Studies on the regulation of adipose tissue secreted proteins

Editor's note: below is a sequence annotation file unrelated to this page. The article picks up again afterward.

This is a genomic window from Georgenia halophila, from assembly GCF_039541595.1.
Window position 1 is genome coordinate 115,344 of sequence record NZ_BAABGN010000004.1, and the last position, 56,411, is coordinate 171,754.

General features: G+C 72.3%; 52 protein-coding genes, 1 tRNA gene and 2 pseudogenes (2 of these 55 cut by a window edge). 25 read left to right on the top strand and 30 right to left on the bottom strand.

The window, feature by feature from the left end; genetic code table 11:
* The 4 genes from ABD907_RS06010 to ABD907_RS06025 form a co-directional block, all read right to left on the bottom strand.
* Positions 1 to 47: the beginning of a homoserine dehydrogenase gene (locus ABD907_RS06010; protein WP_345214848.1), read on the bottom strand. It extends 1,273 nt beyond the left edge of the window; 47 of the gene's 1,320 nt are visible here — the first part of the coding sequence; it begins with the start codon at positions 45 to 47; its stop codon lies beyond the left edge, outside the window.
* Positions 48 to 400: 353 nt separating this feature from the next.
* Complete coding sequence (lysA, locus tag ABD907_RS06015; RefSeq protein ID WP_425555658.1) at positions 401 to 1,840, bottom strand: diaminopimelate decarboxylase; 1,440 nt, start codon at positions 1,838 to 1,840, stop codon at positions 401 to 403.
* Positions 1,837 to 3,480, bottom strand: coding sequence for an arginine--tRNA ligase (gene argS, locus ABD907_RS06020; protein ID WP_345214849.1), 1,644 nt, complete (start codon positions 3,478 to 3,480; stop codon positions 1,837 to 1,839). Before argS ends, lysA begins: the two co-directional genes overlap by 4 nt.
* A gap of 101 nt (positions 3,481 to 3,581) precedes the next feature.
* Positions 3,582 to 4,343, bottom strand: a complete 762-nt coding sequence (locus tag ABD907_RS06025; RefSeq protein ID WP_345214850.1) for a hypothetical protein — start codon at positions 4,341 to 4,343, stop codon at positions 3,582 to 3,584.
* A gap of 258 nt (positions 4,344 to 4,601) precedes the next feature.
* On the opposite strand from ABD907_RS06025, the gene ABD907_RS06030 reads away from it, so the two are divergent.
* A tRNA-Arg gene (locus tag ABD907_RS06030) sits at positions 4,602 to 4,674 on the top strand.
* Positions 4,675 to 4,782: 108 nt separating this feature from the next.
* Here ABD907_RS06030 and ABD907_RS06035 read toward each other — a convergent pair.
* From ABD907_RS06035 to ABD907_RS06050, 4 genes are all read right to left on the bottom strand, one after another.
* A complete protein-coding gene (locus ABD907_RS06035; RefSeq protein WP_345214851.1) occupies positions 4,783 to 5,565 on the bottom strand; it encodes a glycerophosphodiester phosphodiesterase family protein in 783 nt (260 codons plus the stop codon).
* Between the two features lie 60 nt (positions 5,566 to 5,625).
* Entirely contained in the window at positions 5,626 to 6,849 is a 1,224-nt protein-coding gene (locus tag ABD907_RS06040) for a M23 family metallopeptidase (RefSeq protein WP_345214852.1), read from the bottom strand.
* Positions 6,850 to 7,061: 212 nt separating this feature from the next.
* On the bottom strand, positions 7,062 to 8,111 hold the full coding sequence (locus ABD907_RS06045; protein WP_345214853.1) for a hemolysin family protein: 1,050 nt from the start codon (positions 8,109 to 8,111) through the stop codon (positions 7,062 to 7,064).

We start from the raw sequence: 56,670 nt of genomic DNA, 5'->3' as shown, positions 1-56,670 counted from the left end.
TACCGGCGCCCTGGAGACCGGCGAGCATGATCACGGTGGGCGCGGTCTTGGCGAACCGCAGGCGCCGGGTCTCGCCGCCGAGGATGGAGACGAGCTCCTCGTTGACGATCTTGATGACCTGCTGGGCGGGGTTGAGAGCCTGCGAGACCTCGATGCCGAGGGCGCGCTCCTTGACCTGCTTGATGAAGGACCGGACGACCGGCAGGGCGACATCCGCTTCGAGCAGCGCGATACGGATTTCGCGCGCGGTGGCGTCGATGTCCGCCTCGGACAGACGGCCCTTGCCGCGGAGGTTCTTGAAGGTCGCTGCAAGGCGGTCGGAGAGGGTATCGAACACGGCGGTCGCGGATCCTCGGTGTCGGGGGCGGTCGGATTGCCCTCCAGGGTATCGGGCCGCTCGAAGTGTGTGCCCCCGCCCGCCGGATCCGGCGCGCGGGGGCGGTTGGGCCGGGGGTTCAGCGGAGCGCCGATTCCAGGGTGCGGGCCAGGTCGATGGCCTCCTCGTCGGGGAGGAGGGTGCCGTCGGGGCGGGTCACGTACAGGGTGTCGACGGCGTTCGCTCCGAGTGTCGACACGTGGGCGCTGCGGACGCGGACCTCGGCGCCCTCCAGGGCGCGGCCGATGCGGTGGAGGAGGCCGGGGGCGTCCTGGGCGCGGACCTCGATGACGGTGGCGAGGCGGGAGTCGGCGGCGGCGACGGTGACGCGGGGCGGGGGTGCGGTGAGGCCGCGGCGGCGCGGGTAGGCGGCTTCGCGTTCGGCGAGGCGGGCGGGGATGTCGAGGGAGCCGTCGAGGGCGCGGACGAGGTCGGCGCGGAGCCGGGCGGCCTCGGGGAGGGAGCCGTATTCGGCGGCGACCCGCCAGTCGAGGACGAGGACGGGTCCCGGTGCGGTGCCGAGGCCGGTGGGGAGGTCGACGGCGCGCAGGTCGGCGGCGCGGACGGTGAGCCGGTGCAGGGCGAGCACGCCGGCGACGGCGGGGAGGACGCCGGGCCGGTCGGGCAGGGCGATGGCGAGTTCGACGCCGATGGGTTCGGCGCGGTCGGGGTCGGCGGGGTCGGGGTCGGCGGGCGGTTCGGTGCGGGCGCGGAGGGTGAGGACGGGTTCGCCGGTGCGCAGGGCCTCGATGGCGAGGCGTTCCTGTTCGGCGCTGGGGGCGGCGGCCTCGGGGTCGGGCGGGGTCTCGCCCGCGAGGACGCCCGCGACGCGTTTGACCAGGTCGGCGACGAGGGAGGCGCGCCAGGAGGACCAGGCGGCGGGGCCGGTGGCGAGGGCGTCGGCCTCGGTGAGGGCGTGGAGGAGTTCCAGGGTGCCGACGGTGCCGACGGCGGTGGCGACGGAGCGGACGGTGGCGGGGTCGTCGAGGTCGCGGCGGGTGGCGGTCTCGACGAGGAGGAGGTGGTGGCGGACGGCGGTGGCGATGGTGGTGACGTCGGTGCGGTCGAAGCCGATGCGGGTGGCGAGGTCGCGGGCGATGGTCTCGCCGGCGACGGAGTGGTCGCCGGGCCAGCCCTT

White adipose tissue (WAT) is now recognised as an endocrine organ through its secretion of hormones and protein factors - ‘adipokines’. This thesis examined the regulation of two adipose expressed genes, retinol binding agent (RBP) involved in retinol transport, and tissue factor (TF) which initiates the extrinsic coagulation cascade. RNA was isolated and RBP and mRNA levels determined by chemiluminescence-based Northern blotting. TF and mRNA levels were determined by real-time PCR. WAT RBP mRNA levels were second only to liver, and TF mRNA levels were highest in WAT depots. RBP and TF mRNA were detected predominantly from mature adipocytes. Obesity was not associated with altered RBP and TF gene expression except of for a significant (p<0.05) decrease in RBP mRNA from subcutaneous WAT of obese rodent models. Primary adipocytes were treated with b-agonists, dexamethasone or leptin. Only dexamethasone significantly (p<0.05) reduced RBP mRNA levels. TF mRNA levels were unaltered following b-agonists, forskolin, or dexamethasone treatment except for a significant (p<0.05) increase with a high dose of BRL 37344 (a b3 agonist). Administration of two isoforms of retinoic acid significantly decreased RBP gene expression, with 9-cis showing more potency (p£ 0.001) that all-trans (p<0.05. The thiazolidinediones ciglitazone and rosiglitazone were administered, high doses significantly reducing RBP gene expression (p £ 0.001 and p £ 0.05 respectively). Fasting and cold exposure are two physiological stimuli which stimulate substrate flux and the release of fatty acids from WAT. RBP gene expression in WAT was unaltered with fasting, cold exposure and b-agonist injection. These studies suggest WAT may be an important source of RBP and TF. In contrast to lipolysis and leptin production, the SNS does not significantly regulate RBP and TF gene expression. The high TF gene expression in rodent WAT suggests an association between TF and the cardiovascular disease seen with obesity.